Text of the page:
Watch the short video below for an overview of our trip:

Two Dollar Tuesday: Double Protein Patties 

By the end of yesterday I found myself without both the time to write a Two Dollar Tuesday or even a recipe to photograph. The fact that these veggie burgers disappeared so fast speaks to the fact that a combination of quinoa and mashed beans make a great (and high protein) patty.

I remade the recipe today and I asked Peter, while he scarfed down a burger, what he thought of them. He managed to mumble “If you keep making these, I’ll keep eating them!”

The original (which was what I based the pricing on) was made with different toppings than the one photographed below, but both combinations are equally delicious.

Double Protein Patties 

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Recipe total: $3.52

Servings per recipe: 4

Cost per serving: 88 cents

Ingredients:

  • 1 can black beans, drained and rinsed (59 cents)
  • 3/4 cup cooked quinoa (45 cents)
  • 3 tablespoons finely chopped chipotle in adobo sauce (33 cents)
  • 2 tablespoons lime juice (20 cents)
  • 3 tablespoons all purpose flour (3 cents)
  • 1 teaspoon salt
  • 1/2 teaspoon black pepper (5 cents)
  • 1/2 teaspoon garlic powder (6 cents)
  • 1/2 teaspoon cumin (12 cents)
  • 4 slices red onion (10 cents)
  • 4 slices tomato (16 cents)
  • 1 avocado, mashed (99 cents)
  • 4 hamburger buns (44 cents)

Directions:

Preheat the oven to 400 degrees.

With either a fork or potato masher, mash the black beans until a coarse paste forms. In a large bowl, mix the beans, quinoa, chipotles, lime juice, flour, salt, black pepper, garlic powder, and cumin. 

Line a baking sheet with parchment paper. Take the bean and quinoa mixture and form 4 patties and place them on the lined sheet. Bake for 15 minutes, flip, then bake for another 15 minutes.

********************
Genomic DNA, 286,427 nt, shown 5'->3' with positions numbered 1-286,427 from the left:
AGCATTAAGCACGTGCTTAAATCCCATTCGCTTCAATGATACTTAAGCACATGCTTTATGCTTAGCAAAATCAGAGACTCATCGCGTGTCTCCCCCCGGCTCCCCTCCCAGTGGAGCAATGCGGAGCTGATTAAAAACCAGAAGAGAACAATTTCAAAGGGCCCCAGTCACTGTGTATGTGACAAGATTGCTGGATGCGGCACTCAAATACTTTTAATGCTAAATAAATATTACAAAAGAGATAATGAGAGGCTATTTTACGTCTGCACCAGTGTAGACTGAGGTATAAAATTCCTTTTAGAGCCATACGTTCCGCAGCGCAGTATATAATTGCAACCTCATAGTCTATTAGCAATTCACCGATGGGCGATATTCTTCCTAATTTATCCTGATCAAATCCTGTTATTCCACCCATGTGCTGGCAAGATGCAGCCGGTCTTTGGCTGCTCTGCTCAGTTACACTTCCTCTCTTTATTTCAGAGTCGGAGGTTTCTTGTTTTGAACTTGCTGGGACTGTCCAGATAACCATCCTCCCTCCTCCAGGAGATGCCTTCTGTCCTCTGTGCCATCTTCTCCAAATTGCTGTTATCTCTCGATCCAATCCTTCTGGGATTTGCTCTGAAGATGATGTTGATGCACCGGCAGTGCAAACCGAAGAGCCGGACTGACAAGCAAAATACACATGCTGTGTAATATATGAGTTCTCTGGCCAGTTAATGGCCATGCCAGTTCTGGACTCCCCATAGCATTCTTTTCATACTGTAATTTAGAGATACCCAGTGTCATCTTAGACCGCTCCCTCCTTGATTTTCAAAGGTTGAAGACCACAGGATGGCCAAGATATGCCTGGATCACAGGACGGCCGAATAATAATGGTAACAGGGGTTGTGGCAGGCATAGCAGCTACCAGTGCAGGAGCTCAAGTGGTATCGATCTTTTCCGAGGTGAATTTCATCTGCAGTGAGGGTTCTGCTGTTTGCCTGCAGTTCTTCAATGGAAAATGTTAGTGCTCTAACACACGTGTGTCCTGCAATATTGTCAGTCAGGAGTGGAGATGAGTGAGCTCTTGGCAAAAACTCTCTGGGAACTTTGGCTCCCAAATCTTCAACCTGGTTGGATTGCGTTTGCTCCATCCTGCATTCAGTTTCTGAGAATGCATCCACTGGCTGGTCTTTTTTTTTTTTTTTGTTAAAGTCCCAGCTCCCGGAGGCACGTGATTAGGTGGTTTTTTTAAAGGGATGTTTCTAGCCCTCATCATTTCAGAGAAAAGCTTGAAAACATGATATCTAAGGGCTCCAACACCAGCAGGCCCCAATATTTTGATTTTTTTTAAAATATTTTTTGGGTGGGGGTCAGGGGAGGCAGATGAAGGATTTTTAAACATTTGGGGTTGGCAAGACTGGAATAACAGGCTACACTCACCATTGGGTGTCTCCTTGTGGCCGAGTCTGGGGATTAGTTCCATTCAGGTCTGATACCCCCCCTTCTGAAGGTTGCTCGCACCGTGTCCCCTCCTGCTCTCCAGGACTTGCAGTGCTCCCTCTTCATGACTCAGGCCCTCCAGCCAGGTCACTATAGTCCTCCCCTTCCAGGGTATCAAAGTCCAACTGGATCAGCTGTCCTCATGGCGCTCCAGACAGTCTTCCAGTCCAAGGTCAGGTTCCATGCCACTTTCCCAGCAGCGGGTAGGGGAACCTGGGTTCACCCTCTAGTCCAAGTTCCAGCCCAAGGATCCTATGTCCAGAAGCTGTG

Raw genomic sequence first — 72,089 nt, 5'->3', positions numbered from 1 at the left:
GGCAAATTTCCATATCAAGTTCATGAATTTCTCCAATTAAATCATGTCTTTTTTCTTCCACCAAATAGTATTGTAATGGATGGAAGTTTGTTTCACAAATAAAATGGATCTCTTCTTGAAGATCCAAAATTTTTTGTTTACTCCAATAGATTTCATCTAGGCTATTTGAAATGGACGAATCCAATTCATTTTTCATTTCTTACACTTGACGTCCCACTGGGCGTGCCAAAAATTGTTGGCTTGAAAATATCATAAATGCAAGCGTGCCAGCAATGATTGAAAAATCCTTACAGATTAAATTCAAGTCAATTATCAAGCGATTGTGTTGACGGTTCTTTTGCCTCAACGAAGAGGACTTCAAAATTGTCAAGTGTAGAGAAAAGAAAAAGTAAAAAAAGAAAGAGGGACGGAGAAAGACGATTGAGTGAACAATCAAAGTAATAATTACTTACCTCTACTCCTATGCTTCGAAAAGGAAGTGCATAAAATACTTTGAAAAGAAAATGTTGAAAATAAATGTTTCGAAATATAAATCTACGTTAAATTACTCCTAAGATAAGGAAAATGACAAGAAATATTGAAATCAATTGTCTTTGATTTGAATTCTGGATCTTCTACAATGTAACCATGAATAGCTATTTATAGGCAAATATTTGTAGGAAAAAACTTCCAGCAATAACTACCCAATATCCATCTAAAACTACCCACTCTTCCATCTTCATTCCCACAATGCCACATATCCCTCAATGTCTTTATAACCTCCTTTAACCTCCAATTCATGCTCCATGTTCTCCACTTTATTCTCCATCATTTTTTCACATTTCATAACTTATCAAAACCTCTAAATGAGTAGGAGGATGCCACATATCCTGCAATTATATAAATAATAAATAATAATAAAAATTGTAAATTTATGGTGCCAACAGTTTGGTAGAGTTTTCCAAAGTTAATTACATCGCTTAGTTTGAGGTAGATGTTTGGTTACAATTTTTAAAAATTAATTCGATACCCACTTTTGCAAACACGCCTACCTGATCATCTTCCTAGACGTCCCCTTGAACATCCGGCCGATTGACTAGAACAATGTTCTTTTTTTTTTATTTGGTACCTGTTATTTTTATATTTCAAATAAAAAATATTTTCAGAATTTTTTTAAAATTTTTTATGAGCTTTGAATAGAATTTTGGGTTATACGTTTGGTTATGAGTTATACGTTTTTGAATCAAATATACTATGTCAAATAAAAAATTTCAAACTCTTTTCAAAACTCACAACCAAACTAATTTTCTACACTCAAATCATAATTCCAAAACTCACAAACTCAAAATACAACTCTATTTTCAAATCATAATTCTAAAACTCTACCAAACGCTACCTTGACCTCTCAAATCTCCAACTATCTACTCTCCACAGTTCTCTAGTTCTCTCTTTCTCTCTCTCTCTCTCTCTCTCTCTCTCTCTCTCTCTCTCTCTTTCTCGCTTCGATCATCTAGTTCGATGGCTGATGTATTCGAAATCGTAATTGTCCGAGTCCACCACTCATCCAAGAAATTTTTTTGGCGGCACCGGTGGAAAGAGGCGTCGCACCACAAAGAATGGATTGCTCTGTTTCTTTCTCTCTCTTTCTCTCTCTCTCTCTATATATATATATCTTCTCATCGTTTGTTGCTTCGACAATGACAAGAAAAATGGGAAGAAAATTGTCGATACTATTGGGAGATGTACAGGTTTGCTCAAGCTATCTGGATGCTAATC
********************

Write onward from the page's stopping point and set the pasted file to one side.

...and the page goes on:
Serve on a bun with all the fixings (in this case it’s red onion, tomato, and mashed avocado)

 

Slow Saturday: Onion BBQ Tofu

Today I tried something I’m surprised I haven’t attempted before: tofu in the slow cooker. The recipe I tried was roasted onion BBQ tofu and it was good. Like, I must resist licking the plate good. The sauce with the onions was the star, but when you cook the tofu for a long time (8 hours on low is what I did) it absorbs all that flavor and becomes equally delicious.

To make the recipe even easier, I just chopped up the onions and sautéed them in the olive oil and then dumped it with the rest of the ingredients into the slow cooker.

I served it with fried potatoes and cabbage. I’ve already got this on my menu for next week and plan on making a little dishes for all my tofu-hating friends. I will convert them all, someday.

Now I’m off to Pinterest to find more tofu slow cooker recipes, because this has opened a whole new world for me. *cue Disney music*

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Glasgow

Glasgow was probably my favorite city that I visited this summer. Something about it’s vibe just made me happy to wander around the streets and chat with the people I met. It may have also helped that they had a lot of amazing vegan restaurants to choose from.